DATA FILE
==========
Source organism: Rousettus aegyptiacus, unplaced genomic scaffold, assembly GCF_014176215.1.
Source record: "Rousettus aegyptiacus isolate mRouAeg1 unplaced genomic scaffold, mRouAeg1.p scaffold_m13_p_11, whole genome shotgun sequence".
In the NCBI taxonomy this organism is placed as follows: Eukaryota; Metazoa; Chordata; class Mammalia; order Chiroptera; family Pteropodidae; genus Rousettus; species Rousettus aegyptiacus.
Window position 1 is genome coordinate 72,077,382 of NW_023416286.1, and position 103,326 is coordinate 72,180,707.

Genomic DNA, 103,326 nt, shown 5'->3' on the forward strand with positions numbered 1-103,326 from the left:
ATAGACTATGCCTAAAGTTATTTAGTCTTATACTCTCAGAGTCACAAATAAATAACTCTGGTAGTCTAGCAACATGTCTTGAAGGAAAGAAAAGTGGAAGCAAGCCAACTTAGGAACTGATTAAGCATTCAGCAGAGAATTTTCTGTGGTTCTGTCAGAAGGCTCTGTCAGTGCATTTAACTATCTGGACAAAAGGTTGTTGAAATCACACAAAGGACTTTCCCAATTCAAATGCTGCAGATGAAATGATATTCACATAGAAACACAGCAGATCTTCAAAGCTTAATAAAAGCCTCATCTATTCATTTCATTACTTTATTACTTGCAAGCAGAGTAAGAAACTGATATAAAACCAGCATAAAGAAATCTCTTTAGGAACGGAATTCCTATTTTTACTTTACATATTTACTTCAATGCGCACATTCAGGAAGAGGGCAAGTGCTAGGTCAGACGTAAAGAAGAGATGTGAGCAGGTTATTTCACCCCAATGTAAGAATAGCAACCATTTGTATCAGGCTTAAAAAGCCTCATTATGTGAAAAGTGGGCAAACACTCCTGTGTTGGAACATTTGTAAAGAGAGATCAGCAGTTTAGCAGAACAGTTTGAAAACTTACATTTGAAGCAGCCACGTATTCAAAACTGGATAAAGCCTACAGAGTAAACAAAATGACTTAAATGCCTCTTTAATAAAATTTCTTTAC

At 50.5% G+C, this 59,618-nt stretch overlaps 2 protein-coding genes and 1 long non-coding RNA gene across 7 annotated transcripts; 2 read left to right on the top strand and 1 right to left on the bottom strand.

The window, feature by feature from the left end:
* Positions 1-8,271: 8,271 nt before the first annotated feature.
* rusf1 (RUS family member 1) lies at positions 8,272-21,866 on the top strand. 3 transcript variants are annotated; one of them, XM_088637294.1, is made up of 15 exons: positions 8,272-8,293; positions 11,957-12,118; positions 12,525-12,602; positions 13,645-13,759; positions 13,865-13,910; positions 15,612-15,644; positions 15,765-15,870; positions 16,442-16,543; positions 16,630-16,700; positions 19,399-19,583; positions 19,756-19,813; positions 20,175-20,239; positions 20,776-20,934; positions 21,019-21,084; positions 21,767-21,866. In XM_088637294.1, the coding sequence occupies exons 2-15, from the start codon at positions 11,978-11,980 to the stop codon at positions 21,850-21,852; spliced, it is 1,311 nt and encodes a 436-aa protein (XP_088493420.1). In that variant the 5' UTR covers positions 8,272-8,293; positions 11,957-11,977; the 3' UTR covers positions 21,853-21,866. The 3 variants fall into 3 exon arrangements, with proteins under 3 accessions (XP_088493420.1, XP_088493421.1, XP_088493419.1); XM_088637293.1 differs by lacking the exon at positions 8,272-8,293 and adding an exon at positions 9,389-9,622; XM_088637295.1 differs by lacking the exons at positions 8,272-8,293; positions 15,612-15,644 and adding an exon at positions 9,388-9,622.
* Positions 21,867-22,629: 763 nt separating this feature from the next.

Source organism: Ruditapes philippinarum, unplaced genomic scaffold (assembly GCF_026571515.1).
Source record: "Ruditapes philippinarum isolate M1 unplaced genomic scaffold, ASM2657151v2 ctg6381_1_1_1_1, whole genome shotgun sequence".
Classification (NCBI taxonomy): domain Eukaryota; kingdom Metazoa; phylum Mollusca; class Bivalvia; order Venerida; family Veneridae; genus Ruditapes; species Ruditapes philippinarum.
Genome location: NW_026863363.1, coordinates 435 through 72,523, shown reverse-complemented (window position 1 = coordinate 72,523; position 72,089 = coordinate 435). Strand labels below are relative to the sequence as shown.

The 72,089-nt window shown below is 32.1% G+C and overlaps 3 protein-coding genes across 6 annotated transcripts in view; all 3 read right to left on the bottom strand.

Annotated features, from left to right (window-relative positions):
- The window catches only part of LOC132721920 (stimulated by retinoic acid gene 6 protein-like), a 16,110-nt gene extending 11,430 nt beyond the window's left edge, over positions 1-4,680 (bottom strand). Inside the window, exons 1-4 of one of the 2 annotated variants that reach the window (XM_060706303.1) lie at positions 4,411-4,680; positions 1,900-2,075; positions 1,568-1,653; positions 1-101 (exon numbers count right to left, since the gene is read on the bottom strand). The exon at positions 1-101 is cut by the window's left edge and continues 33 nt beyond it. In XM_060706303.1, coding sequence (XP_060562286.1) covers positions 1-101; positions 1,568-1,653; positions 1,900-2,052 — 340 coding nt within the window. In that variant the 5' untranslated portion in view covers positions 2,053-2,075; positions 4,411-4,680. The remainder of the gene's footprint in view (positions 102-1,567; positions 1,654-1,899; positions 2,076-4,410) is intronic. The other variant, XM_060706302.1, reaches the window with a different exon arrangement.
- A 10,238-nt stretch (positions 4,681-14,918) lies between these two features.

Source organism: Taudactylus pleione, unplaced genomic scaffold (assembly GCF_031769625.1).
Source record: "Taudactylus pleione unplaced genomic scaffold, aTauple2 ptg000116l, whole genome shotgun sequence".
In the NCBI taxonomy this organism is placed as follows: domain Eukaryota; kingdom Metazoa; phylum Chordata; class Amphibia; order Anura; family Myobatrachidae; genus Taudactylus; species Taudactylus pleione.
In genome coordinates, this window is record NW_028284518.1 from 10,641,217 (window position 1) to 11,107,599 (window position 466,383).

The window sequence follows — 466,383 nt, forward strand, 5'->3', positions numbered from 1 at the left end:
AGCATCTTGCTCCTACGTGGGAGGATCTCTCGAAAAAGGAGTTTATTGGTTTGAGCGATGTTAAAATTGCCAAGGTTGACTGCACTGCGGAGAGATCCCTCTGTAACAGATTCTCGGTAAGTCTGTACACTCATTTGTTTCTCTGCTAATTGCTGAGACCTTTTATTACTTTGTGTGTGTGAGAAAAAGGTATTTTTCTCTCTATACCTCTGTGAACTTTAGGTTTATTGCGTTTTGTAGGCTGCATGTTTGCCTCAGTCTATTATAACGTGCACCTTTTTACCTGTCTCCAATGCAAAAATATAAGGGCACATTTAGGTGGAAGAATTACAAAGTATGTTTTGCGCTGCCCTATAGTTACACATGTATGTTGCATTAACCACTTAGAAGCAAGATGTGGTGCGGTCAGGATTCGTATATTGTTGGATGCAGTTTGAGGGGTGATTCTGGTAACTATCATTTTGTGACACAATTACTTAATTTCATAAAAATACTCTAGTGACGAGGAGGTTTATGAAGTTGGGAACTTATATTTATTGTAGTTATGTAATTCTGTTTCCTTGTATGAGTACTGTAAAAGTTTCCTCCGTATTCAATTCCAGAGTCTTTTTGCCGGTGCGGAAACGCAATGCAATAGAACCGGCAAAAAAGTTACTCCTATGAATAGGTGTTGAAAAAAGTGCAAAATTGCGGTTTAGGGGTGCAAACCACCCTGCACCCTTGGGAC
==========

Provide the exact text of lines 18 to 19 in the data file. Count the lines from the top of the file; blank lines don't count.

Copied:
- The window catches only part of LOC132721920 (stimulated by retinoic acid gene 6 protein-like), a 16,110-nt gene extending 11,430 nt beyond the window's left edge, over positions 1-4,680 (bottom strand). Inside the window, exons 1-4 of one of the 2 annotated variants that reach the window (XM_060706303.1) lie at positions 4,411-4,680; positions 1,900-2,075; positions 1,568-1,653; positions 1-101 (exon numbers count right to left, since the gene is read on the bottom strand). The exon at positions 1-101 is cut by the window's left edge and continues 33 nt beyond it. In XM_060706303.1, coding sequence (XP_060562286.1) covers positions 1-101; positions 1,568-1,653; positions 1,900-2,052 — 340 coding nt within the window. In that variant the 5' untranslated portion in view covers positions 2,053-2,075; positions 4,411-4,680. The remainder of the gene's footprint in view (positions 102-1,567; positions 1,654-1,899; positions 2,076-4,410) is intronic. The other variant, XM_060706302.1, reaches the window with a different exon arrangement.
- A 10,238-nt stretch (positions 4,681-14,918) lies between these two features.